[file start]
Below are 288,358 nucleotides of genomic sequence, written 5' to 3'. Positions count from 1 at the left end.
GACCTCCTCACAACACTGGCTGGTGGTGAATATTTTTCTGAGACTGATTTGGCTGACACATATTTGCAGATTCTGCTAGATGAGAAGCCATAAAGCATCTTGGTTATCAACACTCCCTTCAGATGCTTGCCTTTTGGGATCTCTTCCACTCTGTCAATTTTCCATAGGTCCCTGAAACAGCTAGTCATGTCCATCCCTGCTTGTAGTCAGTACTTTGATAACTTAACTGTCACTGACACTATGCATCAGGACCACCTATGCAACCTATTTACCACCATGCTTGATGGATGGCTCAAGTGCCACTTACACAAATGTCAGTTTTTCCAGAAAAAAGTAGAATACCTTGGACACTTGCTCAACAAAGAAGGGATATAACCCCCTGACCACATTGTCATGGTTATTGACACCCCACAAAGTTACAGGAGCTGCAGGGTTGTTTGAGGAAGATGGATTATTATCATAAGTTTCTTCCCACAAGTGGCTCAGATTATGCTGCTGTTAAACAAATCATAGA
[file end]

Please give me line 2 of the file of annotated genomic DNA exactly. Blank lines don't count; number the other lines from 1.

GACCTCCTCACAACACTGGCTGGTGGTGAATATTTTTCTGAGACTGATTTGGCTGACACATATTTGCAGATTCTGCTAGATGAGAAGCCATAAAGCATCTTGGTTATCAACACTCCCTTCAGATGCTTGCCTTTTGGGATCTCTTCCACTCTGTCAATTTTCCATAGGTCCCTGAAACAGCTAGTCATGTCCATCCCTGCTTGTAGTCAGTACTTTGATAACTTAACTGTCACTGACACTATGCATCAGGACCACCTATGCAACCTATTTACCACCATGCTTGATGGATGGCTCAAGTGCCACTTACACAAATGTCAGTTTTTCCAGAAAAAAGTAGAATACCTTGGACACTTGCTCAACAAAGAAGGGATATAACCCCCTGACCACATTGTCATGGTTATTGACACCCCACAAAGTTACAGGAGCTGCAGGGTTGTTTGAGGAAGATGGATTATTATCATAAGTTTCTTCCCACAAGTGGCTCAGATTATGCTGCTGTTAAACAAATCATAGA